Artists | Issues | CD Reviews | Interviews | Concert Reviews | DVD/Video Reviews | Book Reviews | Who We Are | Staff | Home


Compendium of Souvenirs

Review by Gary Hill

I have liked Omenopus since the first time I heard them. I’ve reviewed most of their stuff in the past. This set is a compilation with a lot of alternate versions of songs and a new cover of a Kraftwerk song. I think the set works particularly well, given that these songs weren’t recorded with the intention of putting them all on the same album. I should mention, too, that if you go to the band’s website, you’ll find this disc available for free. It makes a great addition to any Omenopus collection and a great introduction to those who have haven’t heard them before. In the interest of consistency, for the songs I’ve reviewed before, I’ve copied or adapted my reviews of those tracks for use here. 

This review is available in book format (hardcover and paperback) in Music Street Journal: 2015  Volume 5 at

Track by Track Review
My Secret Ghost (Second Sight)
On the album where this originally appeared, it was two separate songs. They connect together, so it makes sense that here they are put in as one track. First comes “My Secret Ghost.” A real rocking space sound makes up the backdrop for much of this song. Wishart half whispers, half sings. This is a pounding number that’s a big change of pace and a lot of fun. Coming out of the previous movement, “Second Sight” has an active rhythmic pattern and features Wishart in a rather poetic fashion. Around the two minute mark it powers out to more industrial gothic type music.
The Plague Part 1
This starts with backwards tracked sounds. Very mellow and spacey, this is moody and somehow synthetic, yet organic, in tone.
Stand Still
This is a radio edit of the original song. There is a spoken bit that rewords Asimov’s rules of robotics to start this version of the song. Powering in with a drum heavy arrangement, space elements dance over the top. It works out to more pure industrial music as this continues. Still, there are space rock and metal built into the mix. There is a seriously metallic movement later, in fact.
Too Soon
This track is listed as a remastered number. I’m not sure what album it comes from, though. It’s a safe bet that I’ve never reviewed this song before. This comes in with symphonic elements. Space keyboards rise up as it continues, weaving melodic lines of sound. It’s an instrumental that really defines space rock.
Unreasoning In the Whys
Here is a radio edit of the album version of the song. Something akin to metallic space rock opens this and pounds outward. It drops way down for the vocals. There are a number of various sections to this. It’s quite electronic and quite space-oriented. It does contain some distinctly Hawkwind like keyboard sounds.
Drums of War
This is listed as alternative version, but I’m not sure where the original version is. I don’t think I’ve ever reviewed that. Sounds like a needle tracking on a record start this. Then some old fashioned vocals are heard in the distance. Space keyboards rise up to move the piece forward. It gets noisy and rather bombastic as it continues. Acoustic guitar rises up. Some vocals come over the top. It’s like space folk music in a lot of ways. It’s moody and rather dark. It gets more rocking as it continues to plod forward. It works to mellower stuff before the scratched record sound ends it.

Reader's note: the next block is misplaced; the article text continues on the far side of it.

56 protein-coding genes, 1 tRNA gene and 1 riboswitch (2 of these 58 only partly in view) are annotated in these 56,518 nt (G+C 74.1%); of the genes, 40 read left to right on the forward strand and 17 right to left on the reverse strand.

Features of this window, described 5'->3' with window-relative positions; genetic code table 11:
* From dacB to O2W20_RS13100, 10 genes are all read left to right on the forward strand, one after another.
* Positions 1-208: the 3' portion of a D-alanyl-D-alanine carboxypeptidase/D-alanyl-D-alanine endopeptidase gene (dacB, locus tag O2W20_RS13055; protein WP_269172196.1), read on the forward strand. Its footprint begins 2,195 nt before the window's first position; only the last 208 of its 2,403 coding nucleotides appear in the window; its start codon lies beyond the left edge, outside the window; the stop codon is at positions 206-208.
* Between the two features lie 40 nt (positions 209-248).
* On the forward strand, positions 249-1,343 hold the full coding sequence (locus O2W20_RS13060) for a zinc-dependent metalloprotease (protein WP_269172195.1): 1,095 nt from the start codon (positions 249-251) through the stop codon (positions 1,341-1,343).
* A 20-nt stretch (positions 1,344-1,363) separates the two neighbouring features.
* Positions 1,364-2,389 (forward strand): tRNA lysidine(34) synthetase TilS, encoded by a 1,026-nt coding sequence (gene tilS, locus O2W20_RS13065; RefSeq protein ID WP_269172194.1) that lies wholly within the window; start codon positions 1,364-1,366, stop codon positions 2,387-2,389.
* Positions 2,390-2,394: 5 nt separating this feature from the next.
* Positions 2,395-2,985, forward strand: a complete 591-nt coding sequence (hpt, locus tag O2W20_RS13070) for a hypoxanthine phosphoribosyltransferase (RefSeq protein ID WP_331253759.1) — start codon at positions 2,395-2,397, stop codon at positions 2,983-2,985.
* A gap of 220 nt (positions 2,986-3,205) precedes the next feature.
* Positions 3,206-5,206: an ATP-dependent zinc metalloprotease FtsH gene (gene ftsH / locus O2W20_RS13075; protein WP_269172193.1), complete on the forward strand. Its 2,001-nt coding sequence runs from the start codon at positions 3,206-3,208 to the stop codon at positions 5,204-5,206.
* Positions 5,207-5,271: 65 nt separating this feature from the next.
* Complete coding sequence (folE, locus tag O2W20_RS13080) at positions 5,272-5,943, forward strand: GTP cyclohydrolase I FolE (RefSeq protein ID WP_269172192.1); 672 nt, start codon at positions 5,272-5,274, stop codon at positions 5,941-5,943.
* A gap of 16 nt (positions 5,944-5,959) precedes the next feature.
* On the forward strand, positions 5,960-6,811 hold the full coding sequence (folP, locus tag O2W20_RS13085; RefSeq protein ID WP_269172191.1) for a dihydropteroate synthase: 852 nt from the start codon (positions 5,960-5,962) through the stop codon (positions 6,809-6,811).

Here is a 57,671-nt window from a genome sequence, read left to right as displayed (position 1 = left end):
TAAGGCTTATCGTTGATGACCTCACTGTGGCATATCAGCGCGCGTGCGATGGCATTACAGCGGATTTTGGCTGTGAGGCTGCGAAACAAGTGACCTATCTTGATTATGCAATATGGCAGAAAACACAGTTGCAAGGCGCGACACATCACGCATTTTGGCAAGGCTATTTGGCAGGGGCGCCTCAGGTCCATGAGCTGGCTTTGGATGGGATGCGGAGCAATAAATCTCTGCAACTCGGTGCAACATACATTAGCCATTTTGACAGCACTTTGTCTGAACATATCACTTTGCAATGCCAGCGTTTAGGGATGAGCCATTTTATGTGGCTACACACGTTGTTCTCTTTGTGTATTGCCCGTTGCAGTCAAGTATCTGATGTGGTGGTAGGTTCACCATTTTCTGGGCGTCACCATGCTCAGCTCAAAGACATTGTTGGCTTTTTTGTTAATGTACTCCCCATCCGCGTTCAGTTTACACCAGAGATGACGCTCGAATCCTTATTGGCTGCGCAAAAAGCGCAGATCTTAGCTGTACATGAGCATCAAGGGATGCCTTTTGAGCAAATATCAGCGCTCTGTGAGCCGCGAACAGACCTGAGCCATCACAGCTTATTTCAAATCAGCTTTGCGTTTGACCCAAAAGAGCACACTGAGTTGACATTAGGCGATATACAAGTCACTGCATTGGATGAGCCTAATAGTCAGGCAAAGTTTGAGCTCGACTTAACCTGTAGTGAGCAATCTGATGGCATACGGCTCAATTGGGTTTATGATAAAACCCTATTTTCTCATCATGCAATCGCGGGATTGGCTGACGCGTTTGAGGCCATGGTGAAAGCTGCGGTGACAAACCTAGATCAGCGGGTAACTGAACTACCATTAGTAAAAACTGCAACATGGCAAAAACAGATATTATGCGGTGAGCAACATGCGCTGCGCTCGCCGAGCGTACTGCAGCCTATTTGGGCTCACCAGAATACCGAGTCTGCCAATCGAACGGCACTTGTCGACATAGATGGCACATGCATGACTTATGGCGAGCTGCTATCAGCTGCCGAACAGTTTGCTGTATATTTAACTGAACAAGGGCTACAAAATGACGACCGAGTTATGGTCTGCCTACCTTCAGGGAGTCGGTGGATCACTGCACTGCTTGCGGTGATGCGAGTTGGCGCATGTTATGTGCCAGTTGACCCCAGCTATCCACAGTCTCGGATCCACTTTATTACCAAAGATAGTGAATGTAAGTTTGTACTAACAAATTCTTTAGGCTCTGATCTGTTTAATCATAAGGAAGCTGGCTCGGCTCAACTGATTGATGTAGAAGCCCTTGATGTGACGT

Truth & Lies
Listed as a remastered edit, this is a slowly developing and mellow number. It has a gentle texture, a bit like Europop electronica meets Kate Bush. It works out later to a more involved and powered up arrangement for a while, but eventually drops back down to the territory from whence that section came. That powered up movement returns later and it continues this alternating path from there. There is a little instrumental section later that calls to mind Hawkwind’s Hall of the Mountain Grill album just a bit, but blended with a more electronic mode.
The Robots
This is a cover of the song from Kraftwerk. It starts with a short rocking section that’s way beyond the electronic elements of the original. Then it shifts to something that’s quite similar to the original before getting more industrial type sounds added to the mix. They take it into a dreamy kind of interlude before coming back into some seriously industrial type music. Some of the vocals are processed. Given the source material, that makes sense rather than appealing to the whole pop music trend. I love the computerized elements that appear at times. We get a return to the interlude, too. This gets pretty intense, but I think it tends to go on a bit too long.



Return to the
Omenopus Artist Page
Return to the
Spirits Burning Artist Page
Artists Directory

   Creative Commons License
   This work is licensed under a Creative Commons Attribution 3.0 United States License.

    © 2024 Music Street Journal                                                                           Site design and programming by Studio Fyra, Inc./